Wildly popular Ensemble Ditto back in spotlight

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Wildly popular Ensemble Ditto back in spotlight

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The boys are back.

Nope, not the Backstreet Boys. In this case it’s the boys, er, men of Ensemble Ditto, a hugely popular chamber music group that’s done for the classical genre in Korea what the Backstreet Boys did for American pop.

The group, composed of six performers who have their own individual music careers, is reuniting for the third straight summer since its debut in 2007.

Led by Korea’s star violist Richard Yongjae O’Neill, Ensemble Ditto will headline a two-day, four-concert classical music festival this weekend. It’s a much bigger event than the lone performances the group held each of the past two years.

And fans certainly seem appreciative. Tickets to the festival’s opening and closing concerts - the ones in which Ensemble Ditto performs - sold out within two months.

“We’ve tried very hard to reach out to as many audiences as possible,” said O’Neill, who assumed the role of music director of the event. “So this year we’ll have a festival. We’ve expanded outside chamber music to family concerts, symphony concerts and concerto concerts.”

Along with leader O’Neill, violinists Johnny Lee and Stefan Pi Jackiw and cellist Patrick Jee, two new faces have joined Ensemble Ditto this year: cellist Michael Nicolas and pianist Ji-yong (who goes by his first name).

Nicolas said he feels at home with the group, as he has had a chance to meet the other members before. “We’ve known these guys for some time, so playing in Ditto is like doing what we’ve been doing before,” he said at a press conference last week to promote the festival.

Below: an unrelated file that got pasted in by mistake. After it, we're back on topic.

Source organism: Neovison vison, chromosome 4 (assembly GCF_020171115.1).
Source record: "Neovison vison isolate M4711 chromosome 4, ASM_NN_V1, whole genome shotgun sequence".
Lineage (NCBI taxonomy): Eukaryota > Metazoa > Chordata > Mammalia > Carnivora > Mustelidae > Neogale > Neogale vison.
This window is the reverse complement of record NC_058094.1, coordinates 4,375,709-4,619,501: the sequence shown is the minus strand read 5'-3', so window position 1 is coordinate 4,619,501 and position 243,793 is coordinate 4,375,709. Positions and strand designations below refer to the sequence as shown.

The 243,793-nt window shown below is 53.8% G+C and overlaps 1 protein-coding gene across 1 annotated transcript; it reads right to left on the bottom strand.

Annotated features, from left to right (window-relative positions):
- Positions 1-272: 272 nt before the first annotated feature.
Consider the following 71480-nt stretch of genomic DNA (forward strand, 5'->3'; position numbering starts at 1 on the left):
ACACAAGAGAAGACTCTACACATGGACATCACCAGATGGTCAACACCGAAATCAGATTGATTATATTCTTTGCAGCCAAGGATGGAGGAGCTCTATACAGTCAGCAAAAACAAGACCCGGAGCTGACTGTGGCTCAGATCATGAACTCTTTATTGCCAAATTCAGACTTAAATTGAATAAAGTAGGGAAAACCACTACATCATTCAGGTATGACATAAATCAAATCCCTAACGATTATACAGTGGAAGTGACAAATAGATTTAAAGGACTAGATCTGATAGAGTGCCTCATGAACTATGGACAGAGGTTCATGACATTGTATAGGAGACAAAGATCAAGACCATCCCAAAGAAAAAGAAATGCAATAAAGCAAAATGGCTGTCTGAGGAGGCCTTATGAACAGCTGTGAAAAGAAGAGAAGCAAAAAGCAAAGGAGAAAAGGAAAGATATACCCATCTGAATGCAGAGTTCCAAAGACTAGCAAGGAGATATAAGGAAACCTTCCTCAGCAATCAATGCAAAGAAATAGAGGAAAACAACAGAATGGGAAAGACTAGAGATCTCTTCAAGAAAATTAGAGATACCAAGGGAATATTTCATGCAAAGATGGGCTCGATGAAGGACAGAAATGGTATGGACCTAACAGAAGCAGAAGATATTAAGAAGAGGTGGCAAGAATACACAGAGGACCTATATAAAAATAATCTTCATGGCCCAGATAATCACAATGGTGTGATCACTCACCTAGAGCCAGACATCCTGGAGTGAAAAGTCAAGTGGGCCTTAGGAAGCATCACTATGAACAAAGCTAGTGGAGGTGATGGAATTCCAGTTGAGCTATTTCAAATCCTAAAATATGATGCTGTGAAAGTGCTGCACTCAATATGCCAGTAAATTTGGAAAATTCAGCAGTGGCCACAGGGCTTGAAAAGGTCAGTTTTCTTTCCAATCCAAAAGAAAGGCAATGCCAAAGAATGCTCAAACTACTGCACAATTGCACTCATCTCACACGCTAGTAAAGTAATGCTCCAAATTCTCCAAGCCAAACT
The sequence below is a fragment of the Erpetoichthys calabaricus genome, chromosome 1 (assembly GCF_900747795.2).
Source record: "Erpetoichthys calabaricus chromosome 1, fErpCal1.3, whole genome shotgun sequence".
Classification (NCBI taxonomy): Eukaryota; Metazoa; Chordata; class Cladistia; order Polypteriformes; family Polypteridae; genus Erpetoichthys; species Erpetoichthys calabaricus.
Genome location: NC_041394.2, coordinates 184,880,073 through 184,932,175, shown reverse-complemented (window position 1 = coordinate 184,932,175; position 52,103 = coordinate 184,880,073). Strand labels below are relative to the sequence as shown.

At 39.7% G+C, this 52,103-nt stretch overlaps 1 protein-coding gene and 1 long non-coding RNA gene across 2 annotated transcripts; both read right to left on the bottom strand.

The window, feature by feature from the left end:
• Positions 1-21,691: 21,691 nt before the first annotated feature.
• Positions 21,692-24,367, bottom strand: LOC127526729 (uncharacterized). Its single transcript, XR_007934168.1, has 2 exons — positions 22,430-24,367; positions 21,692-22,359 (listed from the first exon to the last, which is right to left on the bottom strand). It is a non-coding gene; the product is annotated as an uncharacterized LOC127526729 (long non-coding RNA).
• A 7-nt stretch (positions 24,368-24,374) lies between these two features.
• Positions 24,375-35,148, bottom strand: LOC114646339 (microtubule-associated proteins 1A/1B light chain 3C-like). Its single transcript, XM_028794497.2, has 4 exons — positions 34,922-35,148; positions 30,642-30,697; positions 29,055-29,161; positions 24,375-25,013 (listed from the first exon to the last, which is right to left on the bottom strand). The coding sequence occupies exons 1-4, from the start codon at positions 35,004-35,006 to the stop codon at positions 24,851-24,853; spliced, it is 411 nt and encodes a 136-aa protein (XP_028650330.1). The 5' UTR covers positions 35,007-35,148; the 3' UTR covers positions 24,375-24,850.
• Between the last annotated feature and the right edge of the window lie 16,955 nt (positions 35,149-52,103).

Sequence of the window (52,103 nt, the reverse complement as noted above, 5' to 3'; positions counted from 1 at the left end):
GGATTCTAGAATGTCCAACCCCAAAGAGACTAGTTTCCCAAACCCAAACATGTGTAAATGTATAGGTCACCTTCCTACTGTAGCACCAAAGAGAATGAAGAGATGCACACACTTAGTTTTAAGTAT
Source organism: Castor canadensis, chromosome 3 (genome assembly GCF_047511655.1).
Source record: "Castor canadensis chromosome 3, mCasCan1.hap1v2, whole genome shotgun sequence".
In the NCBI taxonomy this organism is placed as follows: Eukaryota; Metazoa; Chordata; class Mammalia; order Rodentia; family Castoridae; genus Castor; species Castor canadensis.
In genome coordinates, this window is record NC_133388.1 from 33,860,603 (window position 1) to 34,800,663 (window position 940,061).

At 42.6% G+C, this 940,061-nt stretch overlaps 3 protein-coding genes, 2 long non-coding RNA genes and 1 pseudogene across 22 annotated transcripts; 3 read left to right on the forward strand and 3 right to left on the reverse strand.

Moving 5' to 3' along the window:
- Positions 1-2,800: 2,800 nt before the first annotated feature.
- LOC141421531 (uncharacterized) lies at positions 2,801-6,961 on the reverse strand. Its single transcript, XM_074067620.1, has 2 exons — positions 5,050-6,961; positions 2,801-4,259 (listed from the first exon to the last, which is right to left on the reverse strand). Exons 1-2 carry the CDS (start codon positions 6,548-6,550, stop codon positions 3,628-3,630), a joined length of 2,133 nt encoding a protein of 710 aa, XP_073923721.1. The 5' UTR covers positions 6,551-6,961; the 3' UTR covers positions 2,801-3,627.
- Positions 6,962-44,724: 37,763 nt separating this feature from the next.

Ji-yong said he’s had experience with chamber music, “but not as extreme and intense as this.”

The festival’s first concert, dubbed Ditto Carnival, showcases Saint-Saens’s “Carnival of the Animals,” among other classical works, performed by Ensemble Ditto. The second concert, Ditto Friends, features Japan’s violin prodigy Goto Ryu and Chinese-born Contrabassist Daxun Zhang, who was a Ensemble Ditto member last year. At the third concert, classical fans can hear Beethoven’s Piano Concerto No. 5 in E-flat Major Op. 73 “Emporer” and his Symphony No. 5 in C minor Op.67, performed by rising pianist Kim Tae-hyung and the Ditto Orchestra.

Ensemble Ditto will again take the stage to wrap up the festival with the fourth and final concert dubbed “Love Songs,” featuring Schumann quartets.

As to the huge success Ditto has managed to achieve in just three years, the members expressed both surprise and cautious optimism.

“I think Ditto could last for generations, 10 to 20 years. It just keeps getting more fun and better,” cellist Jee said.

Ditto Festival features four concerts: at 2:30 and 8 p.m. on Saturday, and 2:30 and 8 p.m. the next day. Tickets start from 20,000 won. For more information, call 1577-5266 or visit www.dittofest.com or www.clubbalcony.com.


By Kim Hyung-eun [hkim@joongang.co.kr]

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